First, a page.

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Boston's 49th Pride Parade Celebrates LGBTQ Strides

Britany Wade, left, with sister Brianna Strange celebrate at Boston's 49th Pride Parade celebration at Copley Square. (Quincy Walters/WBUR)
Britany Wade, left, with sister Brianna Strange celebrate at Boston's 49th Pride Parade celebration at Copley Square. (Quincy Walters/WBUR)

There was sea of rainbows as several thousands gathered at Copley Plaza for Boston's 49th Pride Parade on Saturday to celebrate the LGBTQ community and remember the Stonewall riot of 1969.

Marking the 50th anniversary of Stonewall, which ushered in the modern fight for LGBTQ visibility and equality, the Pride Parade's theme was "Looking Back, Loving Forward."

Saturday was 25-year-old Brianna Strange's first Pride. She said she's never been because her family wasn't accepting of her bisexuality.

"My mom was more accepting this year, so I figured why not be who I am without hiding," Strange said. "I feel more comfortable around these people."

Ian Ruoff (center) with friends Elias Sterling (left) and Mars Drake (right) at Boston's 49th annual Pride Parade celebration. (Quincy Walters/WBUR)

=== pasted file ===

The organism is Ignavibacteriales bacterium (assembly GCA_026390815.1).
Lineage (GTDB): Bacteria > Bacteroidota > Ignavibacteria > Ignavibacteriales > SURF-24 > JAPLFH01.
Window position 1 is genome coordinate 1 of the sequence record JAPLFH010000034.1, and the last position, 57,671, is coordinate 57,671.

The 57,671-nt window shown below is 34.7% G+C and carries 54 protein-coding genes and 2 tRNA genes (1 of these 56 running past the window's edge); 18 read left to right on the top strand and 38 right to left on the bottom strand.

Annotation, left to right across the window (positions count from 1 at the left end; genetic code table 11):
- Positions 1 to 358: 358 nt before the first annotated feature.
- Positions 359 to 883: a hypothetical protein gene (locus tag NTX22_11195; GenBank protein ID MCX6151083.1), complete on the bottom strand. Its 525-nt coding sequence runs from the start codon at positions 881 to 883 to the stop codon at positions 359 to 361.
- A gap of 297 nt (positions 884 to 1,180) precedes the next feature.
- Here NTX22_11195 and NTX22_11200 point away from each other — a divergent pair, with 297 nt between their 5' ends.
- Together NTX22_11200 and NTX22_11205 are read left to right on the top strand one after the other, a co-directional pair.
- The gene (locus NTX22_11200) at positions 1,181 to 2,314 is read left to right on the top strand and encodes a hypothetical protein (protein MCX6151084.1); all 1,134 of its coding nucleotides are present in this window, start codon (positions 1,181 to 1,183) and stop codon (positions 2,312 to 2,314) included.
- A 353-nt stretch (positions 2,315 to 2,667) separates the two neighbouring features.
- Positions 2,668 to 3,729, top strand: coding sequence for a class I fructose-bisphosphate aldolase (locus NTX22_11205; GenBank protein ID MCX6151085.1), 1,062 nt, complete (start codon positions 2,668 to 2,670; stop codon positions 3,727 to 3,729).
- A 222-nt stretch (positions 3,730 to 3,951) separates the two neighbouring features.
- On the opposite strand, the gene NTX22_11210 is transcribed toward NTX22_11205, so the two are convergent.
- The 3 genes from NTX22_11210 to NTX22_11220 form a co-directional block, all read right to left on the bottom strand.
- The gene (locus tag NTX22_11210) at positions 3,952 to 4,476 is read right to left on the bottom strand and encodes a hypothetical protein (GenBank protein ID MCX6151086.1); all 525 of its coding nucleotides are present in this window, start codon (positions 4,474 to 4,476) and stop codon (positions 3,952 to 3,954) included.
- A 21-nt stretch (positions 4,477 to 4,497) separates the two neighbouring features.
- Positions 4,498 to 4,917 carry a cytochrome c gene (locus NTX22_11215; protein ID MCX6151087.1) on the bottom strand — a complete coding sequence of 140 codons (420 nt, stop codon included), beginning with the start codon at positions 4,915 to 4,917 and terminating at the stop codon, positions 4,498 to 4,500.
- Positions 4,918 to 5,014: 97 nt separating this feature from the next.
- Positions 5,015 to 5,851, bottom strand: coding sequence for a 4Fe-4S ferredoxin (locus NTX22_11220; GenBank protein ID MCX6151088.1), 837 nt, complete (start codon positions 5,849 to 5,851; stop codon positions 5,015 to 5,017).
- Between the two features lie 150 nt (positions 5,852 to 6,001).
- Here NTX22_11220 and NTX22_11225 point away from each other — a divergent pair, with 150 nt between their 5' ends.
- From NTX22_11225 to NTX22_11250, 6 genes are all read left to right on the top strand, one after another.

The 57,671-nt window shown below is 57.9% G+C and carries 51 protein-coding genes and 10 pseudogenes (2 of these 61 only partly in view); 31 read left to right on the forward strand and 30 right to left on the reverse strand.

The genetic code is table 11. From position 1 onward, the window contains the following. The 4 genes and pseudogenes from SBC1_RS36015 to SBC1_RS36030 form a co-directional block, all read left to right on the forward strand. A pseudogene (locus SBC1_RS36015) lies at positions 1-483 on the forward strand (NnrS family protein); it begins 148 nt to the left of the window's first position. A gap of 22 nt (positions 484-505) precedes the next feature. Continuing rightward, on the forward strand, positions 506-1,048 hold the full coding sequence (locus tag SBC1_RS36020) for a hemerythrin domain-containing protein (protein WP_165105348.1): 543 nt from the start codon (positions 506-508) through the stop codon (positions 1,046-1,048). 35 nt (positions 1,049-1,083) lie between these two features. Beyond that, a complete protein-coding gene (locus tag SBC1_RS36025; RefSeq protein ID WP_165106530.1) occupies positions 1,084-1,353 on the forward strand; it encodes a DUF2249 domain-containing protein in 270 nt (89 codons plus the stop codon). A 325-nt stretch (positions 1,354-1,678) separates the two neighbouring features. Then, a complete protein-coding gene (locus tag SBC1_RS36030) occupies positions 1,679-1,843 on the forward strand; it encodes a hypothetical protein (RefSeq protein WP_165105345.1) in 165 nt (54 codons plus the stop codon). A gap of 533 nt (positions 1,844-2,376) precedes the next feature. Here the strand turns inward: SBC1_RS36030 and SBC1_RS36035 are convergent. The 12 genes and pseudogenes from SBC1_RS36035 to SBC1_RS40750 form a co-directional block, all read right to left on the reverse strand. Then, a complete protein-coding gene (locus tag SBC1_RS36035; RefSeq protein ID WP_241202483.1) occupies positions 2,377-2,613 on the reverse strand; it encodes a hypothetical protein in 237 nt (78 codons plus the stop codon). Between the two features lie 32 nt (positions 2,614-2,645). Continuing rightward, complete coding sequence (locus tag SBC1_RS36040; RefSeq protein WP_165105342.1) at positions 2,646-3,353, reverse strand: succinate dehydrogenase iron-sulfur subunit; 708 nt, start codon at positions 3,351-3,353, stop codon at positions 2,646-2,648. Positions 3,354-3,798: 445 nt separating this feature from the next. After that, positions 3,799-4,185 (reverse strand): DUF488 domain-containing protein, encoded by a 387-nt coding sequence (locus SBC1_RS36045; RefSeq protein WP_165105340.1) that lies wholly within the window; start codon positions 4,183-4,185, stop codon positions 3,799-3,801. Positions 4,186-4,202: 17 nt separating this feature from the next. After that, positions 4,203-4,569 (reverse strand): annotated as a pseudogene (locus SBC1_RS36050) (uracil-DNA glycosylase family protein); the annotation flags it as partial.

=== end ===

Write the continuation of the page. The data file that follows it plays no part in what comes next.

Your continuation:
Ian Ruoff (center) with friends Elias Sterling (left) and Mars Drake (right) at Boston's 49th annual Pride Parade celebration. (Quincy Walters/WBUR)

This was Ian Ruoff's second Pride. He came from New Hampshire with friends. He said despite there being more acceptance, Pride is something that still needs to exist.

"There's still a stigma about [being LGBTQ] and there are people who need to know they're accepted," he said. "It's a great convergence of community. It's a loving place and it's going to be needed for a while."

Not all at Boston Pride were there to celebrate. Three men gathered in front of the Old South Church, holding a sign that read "Turn To Jesus Or Burn."

Michael Wright said he was there "to proclaim the gospel of Jesus Christ to every creature at the the Pride parade."

David Sigel, dressed in drag, tried to offer the men a rose, which they rejected.

Other Pride participants quarreled with the group, calling them hateful and bigoted.

"It's not being hateful. People just hate the truth," Wright said, leaning against the brick facade of the Old South Church, of which he is not a member.

Martha Schick is a congregant of the church and asked Wright not to lean against the building because it's technically private property. Schick, who identifies as a member of the LGBT community, said she and other folks from the Old South Church were marching in the parade to show their interpretation of God's message.

"Christ's love extends to everybody — not excluding people because of their gender or their sexuality — but because of their gender and sexuality," she said.

Saturday’s events cap a week of celebrations that started with the raising of a rainbow flag at Boston City Hall on May 31.

Related:

Quincy Walters Twitter Reporter
Quincy Walters is a general assignment reporter for WBUR.

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